I'm providing the link for the reference of members who wish to help Deepak with a response. Austine, Moderator.

The moderator did not answer the question.

The above Zenit link simply takes one to the original article at
One Konkani Catholics member responded as follows

Hi Deepak, I think the liturgy would be more meaningful if dances are introduced that make sense to the rest of the congregation. For e.g. if we say incorporated the Bharata Natyam - we could not justify it as our cultural dance because it has no part or parcel of our Mangalorean culture. It would make great sense in Nagapattinam or some Tamil city where Bharata Natyam is in vogue and understood.

With Vatican II there has been some relaxation towards local cultures. Before that of course since the Catholic Church was

universal with a myriad of cultures the Roman culture (Latin et al) was used to have a common bond for all Catholics even though Latin for that matter was not even the official language of Italy. I for one feel that if we culturally do a welcome dance it would look good and strike a chord in us. We are not dancing to a pagan god/goddess but to the Lord and Master of our lives and our Supreme Creator God the Father as we know him of the bible!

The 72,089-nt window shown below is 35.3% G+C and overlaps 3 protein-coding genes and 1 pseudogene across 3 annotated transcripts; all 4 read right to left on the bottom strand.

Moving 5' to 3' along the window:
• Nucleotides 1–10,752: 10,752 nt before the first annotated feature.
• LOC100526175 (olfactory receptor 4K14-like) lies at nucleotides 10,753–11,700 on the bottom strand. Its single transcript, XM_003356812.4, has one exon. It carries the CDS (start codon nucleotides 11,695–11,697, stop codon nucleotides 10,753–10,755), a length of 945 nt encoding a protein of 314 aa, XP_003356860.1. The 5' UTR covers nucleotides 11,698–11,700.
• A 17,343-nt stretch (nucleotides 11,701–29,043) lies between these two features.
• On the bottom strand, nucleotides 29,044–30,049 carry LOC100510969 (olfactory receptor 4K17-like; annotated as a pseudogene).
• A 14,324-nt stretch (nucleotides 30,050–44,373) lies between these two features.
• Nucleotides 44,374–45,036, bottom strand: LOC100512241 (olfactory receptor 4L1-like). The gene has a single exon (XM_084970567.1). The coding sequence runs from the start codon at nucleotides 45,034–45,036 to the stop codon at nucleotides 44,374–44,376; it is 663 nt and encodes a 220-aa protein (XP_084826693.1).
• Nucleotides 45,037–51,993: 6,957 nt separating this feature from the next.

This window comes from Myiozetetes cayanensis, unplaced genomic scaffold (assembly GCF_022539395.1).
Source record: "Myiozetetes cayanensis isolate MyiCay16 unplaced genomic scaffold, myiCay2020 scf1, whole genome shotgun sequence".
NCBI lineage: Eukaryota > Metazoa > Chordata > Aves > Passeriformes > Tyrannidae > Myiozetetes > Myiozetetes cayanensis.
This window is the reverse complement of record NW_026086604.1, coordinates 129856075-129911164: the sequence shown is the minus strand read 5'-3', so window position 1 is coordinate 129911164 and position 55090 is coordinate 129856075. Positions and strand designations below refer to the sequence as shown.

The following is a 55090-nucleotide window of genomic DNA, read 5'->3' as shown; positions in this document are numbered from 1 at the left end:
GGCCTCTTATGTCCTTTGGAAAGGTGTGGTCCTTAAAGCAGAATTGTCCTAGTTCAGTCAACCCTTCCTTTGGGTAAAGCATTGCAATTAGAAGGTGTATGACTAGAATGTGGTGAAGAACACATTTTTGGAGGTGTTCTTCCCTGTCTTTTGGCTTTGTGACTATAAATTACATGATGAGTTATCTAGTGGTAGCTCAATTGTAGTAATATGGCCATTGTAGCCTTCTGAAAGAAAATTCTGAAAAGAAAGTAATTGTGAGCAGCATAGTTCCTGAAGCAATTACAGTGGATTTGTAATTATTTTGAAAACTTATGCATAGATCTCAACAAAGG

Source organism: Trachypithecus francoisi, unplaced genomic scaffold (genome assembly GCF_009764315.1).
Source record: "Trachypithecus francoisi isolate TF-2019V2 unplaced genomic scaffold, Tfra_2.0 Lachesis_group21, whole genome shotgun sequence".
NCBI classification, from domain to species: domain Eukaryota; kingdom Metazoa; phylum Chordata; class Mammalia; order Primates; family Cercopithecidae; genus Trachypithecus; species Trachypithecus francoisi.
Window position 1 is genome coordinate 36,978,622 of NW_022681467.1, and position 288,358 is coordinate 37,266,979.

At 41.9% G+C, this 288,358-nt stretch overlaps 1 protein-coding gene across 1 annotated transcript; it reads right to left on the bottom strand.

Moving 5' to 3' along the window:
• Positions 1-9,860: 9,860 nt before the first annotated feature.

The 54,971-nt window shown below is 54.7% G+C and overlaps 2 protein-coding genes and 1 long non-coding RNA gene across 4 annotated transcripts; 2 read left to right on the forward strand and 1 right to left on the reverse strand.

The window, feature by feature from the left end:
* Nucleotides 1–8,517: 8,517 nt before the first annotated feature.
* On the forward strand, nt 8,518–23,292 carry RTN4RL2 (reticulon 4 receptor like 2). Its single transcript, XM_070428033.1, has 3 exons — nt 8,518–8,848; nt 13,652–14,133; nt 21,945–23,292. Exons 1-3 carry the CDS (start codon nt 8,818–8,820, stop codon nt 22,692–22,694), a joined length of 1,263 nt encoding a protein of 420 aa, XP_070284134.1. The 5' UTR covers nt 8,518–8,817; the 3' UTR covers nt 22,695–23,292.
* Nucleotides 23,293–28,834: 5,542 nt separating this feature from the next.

In New Zealand for e.g. before a major mass the Maori Haere Mae Welcome is sung by a Maori female - something that is done to welcome a visiting dignitary to a marae or meeting house.

To the rest of the Konkani Catholics group - any ideas to add? Ron Porob December 11, 2005  

The moderator did not moderate the discussion by pointing out either that “Liturgical Dancing” is not permissible at Holy Mass or that Bharatanatyam is a Hindu temple dance.


My letter of February 6, 2006, which was posted in Konkani Catholics

Hi, KCs, I am about 2 months behind in [some of my] correspondence as you can see. I do not know if this discussion progressed as: [1] I have still over 200 more emails to check out; [2] many mails to me had bounced [due to a long computer failure, boxes full etc].

I may find other responses in due course, but I just want to inform Deepak and all of you that in my studies and write-ups on different aspects of Inculturation, the aspect of worship through use of Indian dance forms is yet to be taken up by me. However, I have been collecting information on the subject in preparation for that article. [And I would welcome more].
For the moment all I can say is that in the name of Inculturation, a lot of liturgical abuse is taking place, and one area is dance during the Eucharistic celebration.

Another thing that I can boldly state in this forum is that Bharatanatyam is not a dance form that can be used by Catholics, not at Mass, not even before or after Mass, not ever.